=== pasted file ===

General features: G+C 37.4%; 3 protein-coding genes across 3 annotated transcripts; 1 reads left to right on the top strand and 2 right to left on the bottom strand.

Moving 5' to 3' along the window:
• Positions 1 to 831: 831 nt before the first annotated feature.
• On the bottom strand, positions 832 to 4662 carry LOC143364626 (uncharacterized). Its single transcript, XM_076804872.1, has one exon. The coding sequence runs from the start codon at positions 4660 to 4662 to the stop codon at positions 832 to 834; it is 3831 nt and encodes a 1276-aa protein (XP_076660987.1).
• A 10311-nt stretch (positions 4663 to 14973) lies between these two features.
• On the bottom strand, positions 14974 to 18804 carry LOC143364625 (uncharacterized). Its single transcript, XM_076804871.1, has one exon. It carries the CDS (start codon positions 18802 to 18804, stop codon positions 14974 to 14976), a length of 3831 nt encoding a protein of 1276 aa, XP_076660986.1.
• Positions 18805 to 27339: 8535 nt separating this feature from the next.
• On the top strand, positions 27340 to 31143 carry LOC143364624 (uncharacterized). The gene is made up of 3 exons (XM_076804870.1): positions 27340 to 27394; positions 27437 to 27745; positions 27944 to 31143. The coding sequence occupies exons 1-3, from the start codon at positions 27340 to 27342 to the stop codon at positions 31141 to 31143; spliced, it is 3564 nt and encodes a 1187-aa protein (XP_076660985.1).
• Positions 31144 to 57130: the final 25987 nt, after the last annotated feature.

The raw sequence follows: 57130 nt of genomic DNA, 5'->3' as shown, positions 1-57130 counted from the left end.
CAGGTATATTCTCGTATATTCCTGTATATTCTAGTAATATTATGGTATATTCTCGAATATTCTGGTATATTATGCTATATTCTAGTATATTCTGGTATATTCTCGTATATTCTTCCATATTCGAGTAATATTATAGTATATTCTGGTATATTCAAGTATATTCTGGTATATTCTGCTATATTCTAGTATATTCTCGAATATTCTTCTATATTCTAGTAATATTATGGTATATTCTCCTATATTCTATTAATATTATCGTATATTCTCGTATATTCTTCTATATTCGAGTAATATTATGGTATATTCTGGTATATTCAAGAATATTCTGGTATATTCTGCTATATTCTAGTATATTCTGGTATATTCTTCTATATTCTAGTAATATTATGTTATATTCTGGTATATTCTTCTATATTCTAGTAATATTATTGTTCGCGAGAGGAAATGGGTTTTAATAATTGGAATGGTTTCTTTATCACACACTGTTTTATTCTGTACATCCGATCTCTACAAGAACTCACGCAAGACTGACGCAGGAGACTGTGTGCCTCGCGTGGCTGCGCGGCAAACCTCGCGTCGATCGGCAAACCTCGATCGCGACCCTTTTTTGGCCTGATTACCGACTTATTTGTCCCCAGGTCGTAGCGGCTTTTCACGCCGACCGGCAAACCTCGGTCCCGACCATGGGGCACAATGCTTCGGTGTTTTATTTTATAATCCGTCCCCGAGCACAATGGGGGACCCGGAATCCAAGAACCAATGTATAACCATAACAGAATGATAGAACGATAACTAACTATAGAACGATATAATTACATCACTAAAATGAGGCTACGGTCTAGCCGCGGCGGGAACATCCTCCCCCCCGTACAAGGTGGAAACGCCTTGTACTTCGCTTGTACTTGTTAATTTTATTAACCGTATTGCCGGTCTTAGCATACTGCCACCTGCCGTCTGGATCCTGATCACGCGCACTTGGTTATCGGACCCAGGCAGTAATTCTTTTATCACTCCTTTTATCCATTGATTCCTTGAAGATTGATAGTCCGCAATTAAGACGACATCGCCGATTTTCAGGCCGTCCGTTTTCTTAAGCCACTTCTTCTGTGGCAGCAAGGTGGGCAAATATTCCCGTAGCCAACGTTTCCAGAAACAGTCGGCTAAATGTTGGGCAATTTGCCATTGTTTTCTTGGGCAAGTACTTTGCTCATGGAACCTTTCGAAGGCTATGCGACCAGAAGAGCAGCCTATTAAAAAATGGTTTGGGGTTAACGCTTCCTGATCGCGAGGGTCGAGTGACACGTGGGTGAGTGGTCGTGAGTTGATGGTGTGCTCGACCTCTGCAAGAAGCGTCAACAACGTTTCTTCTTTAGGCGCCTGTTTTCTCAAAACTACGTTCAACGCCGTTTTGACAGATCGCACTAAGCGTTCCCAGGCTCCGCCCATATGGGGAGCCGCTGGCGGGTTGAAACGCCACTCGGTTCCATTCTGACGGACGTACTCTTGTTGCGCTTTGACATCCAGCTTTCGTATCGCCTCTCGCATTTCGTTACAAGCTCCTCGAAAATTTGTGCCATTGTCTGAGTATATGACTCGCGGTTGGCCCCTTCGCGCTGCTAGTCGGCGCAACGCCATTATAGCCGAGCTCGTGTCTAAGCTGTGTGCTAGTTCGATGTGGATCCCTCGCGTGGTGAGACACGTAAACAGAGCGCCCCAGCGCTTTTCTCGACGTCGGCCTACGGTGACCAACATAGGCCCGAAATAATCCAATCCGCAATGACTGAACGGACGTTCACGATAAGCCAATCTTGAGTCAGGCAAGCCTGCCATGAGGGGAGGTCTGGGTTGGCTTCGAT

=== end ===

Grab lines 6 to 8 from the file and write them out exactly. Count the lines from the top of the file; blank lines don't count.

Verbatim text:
• On the bottom strand, positions 14974 to 18804 carry LOC143364625 (uncharacterized). Its single transcript, XM_076804871.1, has one exon. It carries the CDS (start codon positions 18802 to 18804, stop codon positions 14974 to 14976), a length of 3831 nt encoding a protein of 1276 aa, XP_076660986.1.
• Positions 18805 to 27339: 8535 nt separating this feature from the next.
• On the top strand, positions 27340 to 31143 carry LOC143364624 (uncharacterized). The gene is made up of 3 exons (XM_076804870.1): positions 27340 to 27394; positions 27437 to 27745; positions 27944 to 31143. The coding sequence occupies exons 1-3, from the start codon at positions 27340 to 27342 to the stop codon at positions 31141 to 31143; spliced, it is 3564 nt and encodes a 1187-aa protein (XP_076660985.1).